What Does Google's Subtle Censorship Say About Us?

The latest news from Google is that searches related to online piracy through torrent downloads are being dropped from the much touted 'autocomplete' and 'instant search' functions. As we have noted in the past, the notion of Google shaping or even suggesting searches is a relatively strange concept on its own. And now terms like 'BitTorrent,' and 'Vodo' will no longer show up automatically in your search bar. Yet the filter seems somewhat arbitrary: An autocomplete search for 'how to pirate music' yields the large torrent site the Pirate Bay, and as plenty of critics have pointed out, a significant number of torrent downloads are legitimately legal. What gives? Did Google buckle to pressure from the MPAA, RIAA, and other entertainment industry interests?

Even if we were to pretend that all torrent downloads were illegal, Google's blocking has raised some interesting questions about its relationship with potentially criminal activities. Last I checked, making an explosive is a pretty serious crime; but when we type 'how to make a bomb' in the search bar, Google suggests 'out of household items' to complete the phrase. Write 'where to buy drugs' and 'where to buy crack in D.C.' is the instant result. Enter 'how to kill a person' and 'and get away with it' is what Google recommends. Gosh, it's really swell of Google to do its part to shut down all of the menacing downloading out there! I'm all for the freedom of potentially scandalous, even illegal information, but shouldn't it be consistent? Autocomplete has even blocked the phrase 'Google and crime.'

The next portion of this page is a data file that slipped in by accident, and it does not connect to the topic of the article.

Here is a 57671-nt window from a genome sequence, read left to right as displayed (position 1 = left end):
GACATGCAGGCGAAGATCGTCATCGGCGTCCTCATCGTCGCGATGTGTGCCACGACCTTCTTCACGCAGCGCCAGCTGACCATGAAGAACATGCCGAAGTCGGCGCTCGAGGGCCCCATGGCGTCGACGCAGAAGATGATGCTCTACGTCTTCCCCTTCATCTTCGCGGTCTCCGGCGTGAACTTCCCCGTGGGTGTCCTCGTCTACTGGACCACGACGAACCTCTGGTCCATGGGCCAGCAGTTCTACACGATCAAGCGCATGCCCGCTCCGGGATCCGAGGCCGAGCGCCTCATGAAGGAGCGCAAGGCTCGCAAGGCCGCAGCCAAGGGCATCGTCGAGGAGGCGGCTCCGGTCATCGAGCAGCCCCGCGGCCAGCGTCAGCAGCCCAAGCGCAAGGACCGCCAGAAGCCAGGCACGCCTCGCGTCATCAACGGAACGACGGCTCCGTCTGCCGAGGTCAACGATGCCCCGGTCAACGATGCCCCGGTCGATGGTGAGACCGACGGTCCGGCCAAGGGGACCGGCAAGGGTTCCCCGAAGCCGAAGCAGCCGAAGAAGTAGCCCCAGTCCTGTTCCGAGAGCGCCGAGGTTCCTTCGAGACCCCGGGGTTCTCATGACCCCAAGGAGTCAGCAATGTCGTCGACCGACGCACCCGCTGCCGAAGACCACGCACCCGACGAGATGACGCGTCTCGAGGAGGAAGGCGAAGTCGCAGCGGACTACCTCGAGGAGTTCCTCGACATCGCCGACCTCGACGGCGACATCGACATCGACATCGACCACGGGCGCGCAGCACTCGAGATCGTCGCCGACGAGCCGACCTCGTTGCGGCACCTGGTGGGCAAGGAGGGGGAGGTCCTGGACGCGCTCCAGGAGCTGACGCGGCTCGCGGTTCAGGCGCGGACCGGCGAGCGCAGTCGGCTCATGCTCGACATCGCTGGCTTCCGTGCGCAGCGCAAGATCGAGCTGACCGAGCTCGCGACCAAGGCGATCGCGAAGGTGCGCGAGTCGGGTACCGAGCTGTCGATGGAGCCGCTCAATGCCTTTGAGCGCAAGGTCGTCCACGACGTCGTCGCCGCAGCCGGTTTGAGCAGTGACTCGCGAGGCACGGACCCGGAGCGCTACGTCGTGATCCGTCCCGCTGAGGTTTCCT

Or what about autocomplete's questionable assistance with what may be legal, but still offensive terms? Type in 'Asians have' and autocomplete is right there with 'no souls.' Try 'Jews have' instead and 'horns' is the result that the search giant recommends. Enter 'Black people are' and Google spits out 'lazy.' And why do we get help with 'sexual predators' but not 'sexual positions'? There are no obvious answers.

It's a known fact that Google's autocomplete filters out searches for things like curse words, pornographic terms, and a handful of potentially illegal activities. And what they do and don't filter could simply be a result of various company biases and decisions. But if, as the leader in digital queries, Google's search is more a reflection of ourselves and the times we live in, we might want to wonder why it's easier to get information about 'giving drugs' (you) 'to a minor' (Google) than 'giving a massage' (Google goes blank). Is the mirror broken, or is it us darling?

Presented by

Eli Rosenberg is a writer in Washington, D.C. whose work has appeared on Esquire.com, Salon, and The Onion's A.V. Club.

Does This Child Need Marijuana?

Dravet Syndrome is a severe form of epilepsy that affects children. Could marijuana oils alleviate their seizures?

Join the Discussion

After you comment, click Post. If you’re not already logged in you will be asked to log in or register with Disqus.

Please note that The Atlantic's account system is separate from our commenting system. To log in or register with The Atlantic, use the Sign In button at the top of every page.

blog comments powered by Disqus

Video

Does This Child Need Marijuana?

Inside a family's fight to use marijuana oils to treat epilepsy

Video

A Miniature 1950s Utopia

A reclusive artist built this idealized suburb to grapple with his painful childhood memories.

Video

Why Principals Matter

Nadia Lopez didn't think anybody cared about her school. Then the Internet heard her story.

Video

A History of Contraception

In the 16th century, men used linen condoms laced shut with ribbons.

Video

'A Music That Has No End'

In Spain, a flamenco guitarist hustles to make a modest living.

More in Technology

Just In